Diverse Neighborhoods and Schools Strengthen Communities, Say Realtors

For more information, contact:
Sara Weis 202/383-1013 sweis@realtors.org

ORLANDO, November 07, 2008

Real estate professionals play a key role in promoting the value that diverse schools and neighborhoods bring to a community, and Realtors® at today's Equal Opportunity and Cultural Diversity Forum at the 2008 REALTORS® Conference & Expo gained insights on the link between neighborhood demographics, school segregation and housing discrimination.

It’s no surprise that good schools are often at the top of buyers’ lists during the home search process. The 2007 National Association of Realtors® Profile of Home Buyers and Sellers found that the quality of the school district was a deciding factor for 28 percent of home buyers. While real estate professionals are always careful to avoid steering − defined as the illegal practice of directing home seekers to particular areas and limiting where they can live − providing an opinion on whether a school is good or bad could be construed as steering.

“Realtors® are the most trusted resource for real estate information and can help home buyers locate resources and information about schools and local communities to help buyers make the best decision for their family,” said NAR President Richard Gaylord, a broker with RE/MAX Real Estate Specialists in Long Beach, Calif. “Statistics like academic performance and student-to-teacher ratios can be easily obtained: however, what constitutes a good school is often a matter of opinion and depends on what parents are looking for in their child’s education. Strong community, family and parental involvement in schools will always be crucial in creating quality education for our youth.”

While traditional fair housing education provides real estate professionals with helpful advice on how best to respond to these inquiries, agents working in communities with diverse schools are often faced with consumer perceptions that diverse schools and neighborhoods are less desirable. There are many benefits of inclusive, racially diverse neighborhoods and schools, but real estate professionals may find it difficult to know how to legally promote diverse schools and communities to home buyers during the home search process.

Realtor® Theresa Spiro, 2008 chair of NAR’s Equal Opportunity and Cultural Diversity Forum, moderated the session and presented background information on Realtors®, fair housing and diversity. Spiro also outlined the challenges real estate agents face when asked by their clients about the quality of schools in a given community.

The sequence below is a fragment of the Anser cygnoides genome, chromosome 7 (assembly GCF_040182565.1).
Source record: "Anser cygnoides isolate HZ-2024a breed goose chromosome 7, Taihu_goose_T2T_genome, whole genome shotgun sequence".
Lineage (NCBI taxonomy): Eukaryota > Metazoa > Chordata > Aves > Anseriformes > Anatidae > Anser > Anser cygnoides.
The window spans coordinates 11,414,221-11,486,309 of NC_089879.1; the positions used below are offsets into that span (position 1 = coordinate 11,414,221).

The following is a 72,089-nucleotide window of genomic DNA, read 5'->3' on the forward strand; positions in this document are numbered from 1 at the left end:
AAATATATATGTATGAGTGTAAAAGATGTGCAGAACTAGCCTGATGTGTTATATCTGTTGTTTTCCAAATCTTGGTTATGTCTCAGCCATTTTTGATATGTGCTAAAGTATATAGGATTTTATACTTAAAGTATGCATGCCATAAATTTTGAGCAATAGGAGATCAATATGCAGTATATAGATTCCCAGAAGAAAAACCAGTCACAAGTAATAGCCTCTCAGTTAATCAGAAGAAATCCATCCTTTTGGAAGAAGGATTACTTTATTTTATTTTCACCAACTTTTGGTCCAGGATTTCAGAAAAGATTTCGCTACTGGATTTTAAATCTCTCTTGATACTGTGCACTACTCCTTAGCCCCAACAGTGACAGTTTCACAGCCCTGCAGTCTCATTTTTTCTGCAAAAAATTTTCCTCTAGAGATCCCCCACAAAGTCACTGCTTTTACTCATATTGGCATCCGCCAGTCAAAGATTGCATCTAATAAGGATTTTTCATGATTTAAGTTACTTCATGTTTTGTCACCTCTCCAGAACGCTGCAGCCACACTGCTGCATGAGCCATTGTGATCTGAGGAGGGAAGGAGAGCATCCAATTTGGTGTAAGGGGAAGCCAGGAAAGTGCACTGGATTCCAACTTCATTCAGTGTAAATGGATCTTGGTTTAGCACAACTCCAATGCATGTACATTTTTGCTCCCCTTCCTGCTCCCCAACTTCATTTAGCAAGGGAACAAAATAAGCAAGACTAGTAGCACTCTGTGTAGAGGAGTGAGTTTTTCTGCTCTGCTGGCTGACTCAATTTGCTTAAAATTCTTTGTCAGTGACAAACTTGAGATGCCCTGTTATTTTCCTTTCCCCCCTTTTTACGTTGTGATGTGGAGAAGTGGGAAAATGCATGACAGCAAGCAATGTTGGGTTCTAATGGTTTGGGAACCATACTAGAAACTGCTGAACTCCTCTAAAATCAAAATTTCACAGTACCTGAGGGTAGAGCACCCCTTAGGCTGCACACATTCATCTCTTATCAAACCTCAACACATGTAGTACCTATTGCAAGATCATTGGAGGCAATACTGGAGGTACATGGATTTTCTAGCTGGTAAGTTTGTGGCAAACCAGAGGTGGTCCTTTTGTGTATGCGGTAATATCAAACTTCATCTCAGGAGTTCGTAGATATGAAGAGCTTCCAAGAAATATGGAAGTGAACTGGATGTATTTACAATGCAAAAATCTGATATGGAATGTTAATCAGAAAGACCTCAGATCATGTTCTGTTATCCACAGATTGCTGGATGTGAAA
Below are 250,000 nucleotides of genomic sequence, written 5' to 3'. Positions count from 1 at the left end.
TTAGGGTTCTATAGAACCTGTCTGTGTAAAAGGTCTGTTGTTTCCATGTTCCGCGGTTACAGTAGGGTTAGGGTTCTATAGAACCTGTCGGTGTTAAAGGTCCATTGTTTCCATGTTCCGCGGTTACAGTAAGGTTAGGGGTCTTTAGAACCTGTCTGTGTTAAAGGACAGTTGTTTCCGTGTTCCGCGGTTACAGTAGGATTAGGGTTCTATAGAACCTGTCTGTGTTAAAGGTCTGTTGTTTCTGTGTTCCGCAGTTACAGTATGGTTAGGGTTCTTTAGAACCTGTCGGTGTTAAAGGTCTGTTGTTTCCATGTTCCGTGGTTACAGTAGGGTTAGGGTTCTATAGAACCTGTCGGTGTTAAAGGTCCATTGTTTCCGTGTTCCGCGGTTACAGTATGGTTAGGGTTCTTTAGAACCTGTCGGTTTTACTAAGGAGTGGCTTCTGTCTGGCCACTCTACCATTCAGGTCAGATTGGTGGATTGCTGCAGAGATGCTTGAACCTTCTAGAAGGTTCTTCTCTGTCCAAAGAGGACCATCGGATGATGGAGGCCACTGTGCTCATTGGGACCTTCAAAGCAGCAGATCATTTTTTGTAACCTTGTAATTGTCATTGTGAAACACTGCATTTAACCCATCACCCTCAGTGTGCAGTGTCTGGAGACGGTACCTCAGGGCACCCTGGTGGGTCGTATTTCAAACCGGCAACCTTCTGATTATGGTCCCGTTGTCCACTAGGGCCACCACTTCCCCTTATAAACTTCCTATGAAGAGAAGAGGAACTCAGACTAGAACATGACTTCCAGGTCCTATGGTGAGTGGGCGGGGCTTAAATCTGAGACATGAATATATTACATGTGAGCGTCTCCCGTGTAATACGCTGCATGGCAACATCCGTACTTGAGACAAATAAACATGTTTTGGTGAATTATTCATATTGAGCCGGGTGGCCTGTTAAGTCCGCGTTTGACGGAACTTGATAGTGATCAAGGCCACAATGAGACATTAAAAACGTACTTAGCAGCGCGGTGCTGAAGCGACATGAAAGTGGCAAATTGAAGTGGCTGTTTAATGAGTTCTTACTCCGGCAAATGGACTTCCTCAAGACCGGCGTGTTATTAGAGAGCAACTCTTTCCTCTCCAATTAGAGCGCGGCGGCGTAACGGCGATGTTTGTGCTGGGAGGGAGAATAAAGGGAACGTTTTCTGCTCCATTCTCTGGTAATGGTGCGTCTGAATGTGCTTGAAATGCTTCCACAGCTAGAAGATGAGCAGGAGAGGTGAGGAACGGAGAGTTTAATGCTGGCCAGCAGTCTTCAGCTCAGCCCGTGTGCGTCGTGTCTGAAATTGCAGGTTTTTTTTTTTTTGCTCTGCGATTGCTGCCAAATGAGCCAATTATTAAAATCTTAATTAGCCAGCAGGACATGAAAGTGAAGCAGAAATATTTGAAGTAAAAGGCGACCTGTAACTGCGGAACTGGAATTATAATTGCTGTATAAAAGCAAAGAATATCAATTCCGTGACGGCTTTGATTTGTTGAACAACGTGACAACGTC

Panel participants were Taki Sidley, a teacher at T.C. Williams High School in Alexandria, Va., and William A. Tobin, professor of sociology at Duke University.

Sidley presented a 2007 photo essay created by his students on what diversity means to them. The project resulted in a 112-page book of photos, titled “We Are the Titans: A Profile of Diversity at One American High School.” The book features photos of classmates with interesting stories or unique backgrounds.

William A. Tobin, professor of sociology at Duke University in Durham, N.C., outlined his proposal on how colleges and universities can promote K-12 diversity through their admissions process by convincing elite colleges to announce that applicants’ previous education at a diverse school would enhance an admissions application.

“An undergraduate admissions preference for students that attended racially, economically and ethnically diverse high schools could encourage parents to reconsider schools that are more diversified,” said Tobin.

During the forum, attendees discussed ways real estate professionals can respond to home buyer inquiries about schools. Ideas included providing clients with resources; such as third-party school ratings, parental or student feedback, or encouraging clients to meet with local school principals, teachers, or the PTA board to learn first-hand about a school and its programs.

Sidley recommended that real estate professionals actively involve themselves in their community’s schools by forming relationships with school leadership and educators and learning more about programs and local education issues.

The National Association of Realtors® Public Schools Toolkit provides tools for Realtors® and Realtor® associations to work with their local public schools to help address challenges facing public schools

and their communities. The toolkit can be downloaded for free at www.realtor.org/smartgrowth under the Resources tab.

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